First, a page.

CBS HAT TIP TO ASSOCIATED PRESS The Associated Press did some legwork after Judd Gregg, the Republican Senator from New Hampshire, withdrew his name as Democrat Barack Obama's nominee for Commerce Secretary. At the time Gregg accounted for his cold feet by pointing to ideological differences. Now the AP reports that Gregg received $650,000 from a passive investment in his brother's real estate business from projects at the Granite State's former Pease AFB, "the very same base Gregg helped secure $66m in Congressional earmarks to have redeveloped as a business park," CBS' Nancy Cordes noted. "Gregg insists the AP investigation has nothing to do with his sudden change of heart about the Cabinet position."


INK STAINED WRETCHES The journalists of the network news divisions have finally stumbled onto the plight of their ink-stained brethren. The week started with the bankruptcy of the Philadelphia Inquirer and ended with the shuttering of the Rocky Mountain News. So CBS' Jeff Greenfield and NBC's Lee Cowan--and now ABC's Laura Marquez have contemplated the prospect of a newspaperless civil society. "The root problem for newspapers is the increased use of the Internet," Marquez opined, citing Pew Research statistics that more people read free news online than on printed papers that they purchase. Tyndall Report's longtime friend Jeff Jarvis--ID'd by Marquez not by his free blog buzzmachine.com but by his purchasable new book What Would Google Do?--was given a soundbite to defend online journalism. "Whine and whine" was his gist.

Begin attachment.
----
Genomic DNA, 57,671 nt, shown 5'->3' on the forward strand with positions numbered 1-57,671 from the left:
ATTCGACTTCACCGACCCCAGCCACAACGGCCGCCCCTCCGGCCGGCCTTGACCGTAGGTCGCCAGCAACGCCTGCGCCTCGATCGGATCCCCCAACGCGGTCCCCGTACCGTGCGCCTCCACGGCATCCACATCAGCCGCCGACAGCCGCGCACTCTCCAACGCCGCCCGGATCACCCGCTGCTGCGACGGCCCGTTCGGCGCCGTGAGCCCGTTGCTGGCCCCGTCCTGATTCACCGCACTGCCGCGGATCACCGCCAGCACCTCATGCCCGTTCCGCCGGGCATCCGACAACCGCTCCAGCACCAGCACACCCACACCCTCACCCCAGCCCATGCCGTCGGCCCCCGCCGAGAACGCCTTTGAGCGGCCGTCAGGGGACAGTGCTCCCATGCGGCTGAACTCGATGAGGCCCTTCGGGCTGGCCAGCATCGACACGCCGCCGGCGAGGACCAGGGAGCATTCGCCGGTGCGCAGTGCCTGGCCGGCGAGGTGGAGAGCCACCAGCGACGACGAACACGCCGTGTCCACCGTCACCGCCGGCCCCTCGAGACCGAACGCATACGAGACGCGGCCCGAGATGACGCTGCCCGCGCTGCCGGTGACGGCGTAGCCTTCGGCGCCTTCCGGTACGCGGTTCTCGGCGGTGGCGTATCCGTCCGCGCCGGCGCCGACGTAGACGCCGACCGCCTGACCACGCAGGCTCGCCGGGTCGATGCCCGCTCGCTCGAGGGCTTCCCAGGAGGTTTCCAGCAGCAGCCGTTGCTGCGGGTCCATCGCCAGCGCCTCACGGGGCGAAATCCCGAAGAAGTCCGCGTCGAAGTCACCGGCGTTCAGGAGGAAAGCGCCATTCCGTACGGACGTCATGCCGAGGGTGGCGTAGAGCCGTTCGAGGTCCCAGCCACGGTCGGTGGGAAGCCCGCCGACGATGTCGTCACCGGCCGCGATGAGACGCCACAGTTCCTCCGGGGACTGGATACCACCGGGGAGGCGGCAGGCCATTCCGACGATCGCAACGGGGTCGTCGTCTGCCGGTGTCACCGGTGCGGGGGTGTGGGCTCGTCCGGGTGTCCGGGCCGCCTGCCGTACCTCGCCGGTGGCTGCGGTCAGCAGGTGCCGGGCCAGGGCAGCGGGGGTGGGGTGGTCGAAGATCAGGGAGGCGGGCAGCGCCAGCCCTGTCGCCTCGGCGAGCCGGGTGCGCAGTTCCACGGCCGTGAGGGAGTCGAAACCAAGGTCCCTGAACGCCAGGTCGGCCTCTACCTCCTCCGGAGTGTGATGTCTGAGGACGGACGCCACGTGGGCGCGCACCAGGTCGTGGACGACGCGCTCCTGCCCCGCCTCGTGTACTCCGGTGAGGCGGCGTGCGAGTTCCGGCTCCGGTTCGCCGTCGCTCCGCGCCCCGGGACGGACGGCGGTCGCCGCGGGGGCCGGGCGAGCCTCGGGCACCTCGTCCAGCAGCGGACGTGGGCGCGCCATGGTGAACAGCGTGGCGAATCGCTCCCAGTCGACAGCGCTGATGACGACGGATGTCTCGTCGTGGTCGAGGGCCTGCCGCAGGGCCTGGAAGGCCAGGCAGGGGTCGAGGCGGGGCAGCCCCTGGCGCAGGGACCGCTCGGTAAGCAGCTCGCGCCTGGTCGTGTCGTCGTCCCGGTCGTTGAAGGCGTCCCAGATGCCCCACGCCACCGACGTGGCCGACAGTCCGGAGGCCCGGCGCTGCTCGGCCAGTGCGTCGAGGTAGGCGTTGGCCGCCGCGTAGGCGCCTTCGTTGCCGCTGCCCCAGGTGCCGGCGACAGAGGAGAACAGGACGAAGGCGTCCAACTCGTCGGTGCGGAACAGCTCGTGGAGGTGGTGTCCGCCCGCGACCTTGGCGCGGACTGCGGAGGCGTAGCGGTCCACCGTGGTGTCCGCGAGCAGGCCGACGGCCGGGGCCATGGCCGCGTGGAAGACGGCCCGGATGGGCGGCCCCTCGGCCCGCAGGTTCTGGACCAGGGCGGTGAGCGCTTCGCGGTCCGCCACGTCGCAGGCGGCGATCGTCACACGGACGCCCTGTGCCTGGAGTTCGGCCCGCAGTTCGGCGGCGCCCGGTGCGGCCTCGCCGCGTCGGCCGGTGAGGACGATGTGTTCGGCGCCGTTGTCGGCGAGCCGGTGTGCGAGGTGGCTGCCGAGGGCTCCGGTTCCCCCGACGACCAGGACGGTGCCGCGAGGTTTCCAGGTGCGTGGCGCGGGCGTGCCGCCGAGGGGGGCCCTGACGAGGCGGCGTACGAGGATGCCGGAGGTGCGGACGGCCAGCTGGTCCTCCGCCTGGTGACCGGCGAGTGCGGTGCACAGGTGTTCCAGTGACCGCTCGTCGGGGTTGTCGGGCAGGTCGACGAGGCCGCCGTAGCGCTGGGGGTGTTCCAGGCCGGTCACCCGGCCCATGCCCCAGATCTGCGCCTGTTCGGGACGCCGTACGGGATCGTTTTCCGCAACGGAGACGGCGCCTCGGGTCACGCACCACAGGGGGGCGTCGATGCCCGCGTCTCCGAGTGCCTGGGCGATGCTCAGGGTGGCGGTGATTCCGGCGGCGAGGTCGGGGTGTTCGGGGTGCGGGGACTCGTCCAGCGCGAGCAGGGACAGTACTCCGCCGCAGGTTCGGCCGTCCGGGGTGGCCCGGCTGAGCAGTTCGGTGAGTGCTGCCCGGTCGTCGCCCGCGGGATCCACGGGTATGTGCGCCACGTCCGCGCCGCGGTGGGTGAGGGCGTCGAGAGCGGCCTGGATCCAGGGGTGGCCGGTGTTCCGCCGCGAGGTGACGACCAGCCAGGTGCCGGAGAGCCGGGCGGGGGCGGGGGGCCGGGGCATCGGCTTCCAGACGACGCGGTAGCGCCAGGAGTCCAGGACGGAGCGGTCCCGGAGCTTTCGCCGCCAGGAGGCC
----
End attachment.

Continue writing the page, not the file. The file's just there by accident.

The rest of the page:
ROCK’O IS THE BESTEST In keeping with the venerable television news tradition of ending the week with a heartwarming animal feature, we bring you eight-year-old Riley Mers and her dog Rock'O, "the bestest friend anyone could ever wish for." Rock'O has liberated the girl from virtual imprisonment, NBC's Robert Bazell told us. She is so severely allergic to peanuts that she is "home-schooled with a friend and kept from going most places." Enter Rock'O, a service dog from the Florida Canine Academy, which mostly trains bomb sniffers. This time the academy switched from explosives to peanuts so Riley, with Rock'O at her side, can roam free.